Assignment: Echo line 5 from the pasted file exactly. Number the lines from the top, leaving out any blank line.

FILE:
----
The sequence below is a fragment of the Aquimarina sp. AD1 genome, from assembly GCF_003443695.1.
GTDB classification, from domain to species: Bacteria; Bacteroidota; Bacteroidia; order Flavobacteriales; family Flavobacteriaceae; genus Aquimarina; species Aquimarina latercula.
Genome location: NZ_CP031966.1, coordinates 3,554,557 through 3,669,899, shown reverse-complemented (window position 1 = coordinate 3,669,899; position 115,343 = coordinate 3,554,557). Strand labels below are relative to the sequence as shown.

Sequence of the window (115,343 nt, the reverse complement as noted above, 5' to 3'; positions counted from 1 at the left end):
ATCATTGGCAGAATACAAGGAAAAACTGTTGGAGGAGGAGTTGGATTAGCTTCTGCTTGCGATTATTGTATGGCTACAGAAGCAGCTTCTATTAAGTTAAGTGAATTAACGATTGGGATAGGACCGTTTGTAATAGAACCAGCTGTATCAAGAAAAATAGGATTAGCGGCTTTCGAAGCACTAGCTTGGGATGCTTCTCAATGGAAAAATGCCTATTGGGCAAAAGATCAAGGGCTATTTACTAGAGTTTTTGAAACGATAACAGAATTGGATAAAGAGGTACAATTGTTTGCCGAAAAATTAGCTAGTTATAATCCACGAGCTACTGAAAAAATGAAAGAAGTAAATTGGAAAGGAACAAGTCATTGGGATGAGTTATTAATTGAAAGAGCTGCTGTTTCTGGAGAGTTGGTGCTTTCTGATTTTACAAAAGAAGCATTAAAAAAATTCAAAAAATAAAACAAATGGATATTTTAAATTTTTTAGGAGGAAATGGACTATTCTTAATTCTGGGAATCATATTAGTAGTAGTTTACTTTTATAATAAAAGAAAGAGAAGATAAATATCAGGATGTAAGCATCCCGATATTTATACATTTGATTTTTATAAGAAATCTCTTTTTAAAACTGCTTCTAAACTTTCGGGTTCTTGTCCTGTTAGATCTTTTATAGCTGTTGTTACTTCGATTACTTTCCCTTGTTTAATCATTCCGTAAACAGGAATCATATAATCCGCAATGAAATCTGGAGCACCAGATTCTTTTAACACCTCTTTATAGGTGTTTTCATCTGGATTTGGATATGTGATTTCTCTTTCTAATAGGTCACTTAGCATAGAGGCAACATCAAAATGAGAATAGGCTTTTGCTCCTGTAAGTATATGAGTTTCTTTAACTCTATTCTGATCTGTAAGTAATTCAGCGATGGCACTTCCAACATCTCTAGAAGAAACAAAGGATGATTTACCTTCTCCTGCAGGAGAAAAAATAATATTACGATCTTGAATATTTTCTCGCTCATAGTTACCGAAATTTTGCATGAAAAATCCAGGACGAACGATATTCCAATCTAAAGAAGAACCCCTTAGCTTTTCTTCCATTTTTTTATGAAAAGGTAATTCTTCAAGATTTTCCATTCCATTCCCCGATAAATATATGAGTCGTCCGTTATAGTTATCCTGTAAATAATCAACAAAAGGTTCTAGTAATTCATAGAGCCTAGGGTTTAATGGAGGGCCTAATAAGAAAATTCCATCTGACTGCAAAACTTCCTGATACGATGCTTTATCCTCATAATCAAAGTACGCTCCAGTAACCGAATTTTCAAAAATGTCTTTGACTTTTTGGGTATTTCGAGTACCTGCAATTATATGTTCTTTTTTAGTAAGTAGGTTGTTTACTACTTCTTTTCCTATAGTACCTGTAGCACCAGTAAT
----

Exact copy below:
ATCATTGGCAGAATACAAGGAAAAACTGTTGGAGGAGGAGTTGGATTAGCTTCTGCTTGCGATTATTGTATGGCTACAGAAGCAGCTTCTATTAAGTTAAGTGAATTAACGATTGGGATAGGACCGTTTGTAATAGAACCAGCTGTATCAAGAAAAATAGGATTAGCGGCTTTCGAAGCACTAGCTTGGGATGCTTCTCAATGGAAAAATGCCTATTGGGCAAAAGATCAAGGGCTATTTACTAGAGTTTTTGAAACGATAACAGAATTGGATAAAGAGGTACAATTGTTTGCCGAAAAATTAGCTAGTTATAATCCACGAGCTACTGAAAAAATGAAAGAAGTAAATTGGAAAGGAACAAGTCATTGGGATGAGTTATTAATTGAAAGAGCTGCTGTTTCTGGAGAGTTGGTGCTTTCTGATTTTACAAAAGAAGCATTAAAAAAATTCAAAAAATAAAACAAATGGATATTTTAAATTTTTTAGGAGGAAATGGACTATTCTTAATTCTGGGAATCATATTAGTAGTAGTTTACTTTTATAATAAAAGAAAGAGAAGATAAATATCAGGATGTAAGCATCCCGATATTTATACATTTGATTTTTATAAGAAATCTCTTTTTAAAACTGCTTCTAAACTTTCGGGTTCTTGTCCTGTTAGATCTTTTATAGCTGTTGTTACTTCGATTACTTTCCCTTGTTTAATCATTCCGTAAACAGGAATCATATAATCCGCAATGAAATCTGGAGCACCAGATTCTTTTAACACCTCTTTATAGGTGTTTTCATCTGGATTTGGATATGTGATTTCTCTTTCTAATAGGTCACTTAGCATAGAGGCAACATCAAAATGAGAATAGGCTTTTGCTCCTGTAAGTATATGAGTTTCTTTAACTCTATTCTGATCTGTAAGTAATTCAGCGATGGCACTTCCAACATCTCTAGAAGAAACAAAGGATGATTTACCTTCTCCTGCAGGAGAAAAAATAATATTACGATCTTGAATATTTTCTCGCTCATAGTTACCGAAATTTTGCATGAAAAATCCAGGACGAACGATATTCCAATCTAAAGAAGAACCCCTTAGCTTTTCTTCCATTTTTTTATGAAAAGGTAATTCTTCAAGATTTTCCATTCCATTCCCCGATAAATATATGAGTCGTCCGTTATAGTTATCCTGTAAATAATCAACAAAAGGTTCTAGTAATTCATAGAGCCTAGGGTTTAATGGAGGGCCTAATAAGAAAATTCCATCTGACTGCAAAACTTCCTGATACGATGCTTTATCCTCATAATCAAAGTACGCTCCAGTAACCGAATTTTCAAAAATGTCTTTGACTTTTTGGGTATTTCGAGTACCTGCAATTATATGTTCTTTTTTAGTAAGTAGGTTGTTTACTACTTCTTTTCCTATAGTACCTGTAGCACCAGTAAT